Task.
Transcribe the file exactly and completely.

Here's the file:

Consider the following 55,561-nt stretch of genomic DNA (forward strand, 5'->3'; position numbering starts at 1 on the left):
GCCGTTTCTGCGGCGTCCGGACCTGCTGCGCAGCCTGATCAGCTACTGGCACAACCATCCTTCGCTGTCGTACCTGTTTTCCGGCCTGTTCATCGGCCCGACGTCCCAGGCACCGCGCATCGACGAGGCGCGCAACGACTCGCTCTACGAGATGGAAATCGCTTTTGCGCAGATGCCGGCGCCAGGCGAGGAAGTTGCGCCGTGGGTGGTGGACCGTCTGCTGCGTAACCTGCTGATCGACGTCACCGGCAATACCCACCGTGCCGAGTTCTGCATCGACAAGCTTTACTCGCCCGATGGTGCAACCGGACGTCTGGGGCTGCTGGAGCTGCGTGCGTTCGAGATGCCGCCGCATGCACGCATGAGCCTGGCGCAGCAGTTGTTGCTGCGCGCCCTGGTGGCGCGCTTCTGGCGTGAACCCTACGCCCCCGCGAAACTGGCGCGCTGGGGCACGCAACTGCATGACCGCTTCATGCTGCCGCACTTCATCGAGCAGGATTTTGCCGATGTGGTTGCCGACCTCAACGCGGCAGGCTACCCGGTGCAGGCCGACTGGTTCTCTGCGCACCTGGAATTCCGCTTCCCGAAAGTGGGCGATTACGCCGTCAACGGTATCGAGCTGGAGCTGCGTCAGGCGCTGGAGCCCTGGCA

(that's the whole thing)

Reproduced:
Consider the following 55,561-nt stretch of genomic DNA (forward strand, 5'->3'; position numbering starts at 1 on the left):
GCCGTTTCTGCGGCGTCCGGACCTGCTGCGCAGCCTGATCAGCTACTGGCACAACCATCCTTCGCTGTCGTACCTGTTTTCCGGCCTGTTCATCGGCCCGACGTCCCAGGCACCGCGCATCGACGAGGCGCGCAACGACTCGCTCTACGAGATGGAAATCGCTTTTGCGCAGATGCCGGCGCCAGGCGAGGAAGTTGCGCCGTGGGTGGTGGACCGTCTGCTGCGTAACCTGCTGATCGACGTCACCGGCAATACCCACCGTGCCGAGTTCTGCATCGACAAGCTTTACTCGCCCGATGGTGCAACCGGACGTCTGGGGCTGCTGGAGCTGCGTGCGTTCGAGATGCCGCCGCATGCACGCATGAGCCTGGCGCAGCAGTTGTTGCTGCGCGCCCTGGTGGCGCGCTTCTGGCGTGAACCCTACGCCCCCGCGAAACTGGCGCGCTGGGGCACGCAACTGCATGACCGCTTCATGCTGCCGCACTTCATCGAGCAGGATTTTGCCGATGTGGTTGCCGACCTCAACGCGGCAGGCTACCCGGTGCAGGCCGACTGGTTCTCTGCGCACCTGGAATTCCGCTTCCCGAAAGTGGGCGATTACGCCGTCAACGGTATCGAGCTGGAGCTGCGTCAGGCGCTGGAGCCCTGGCA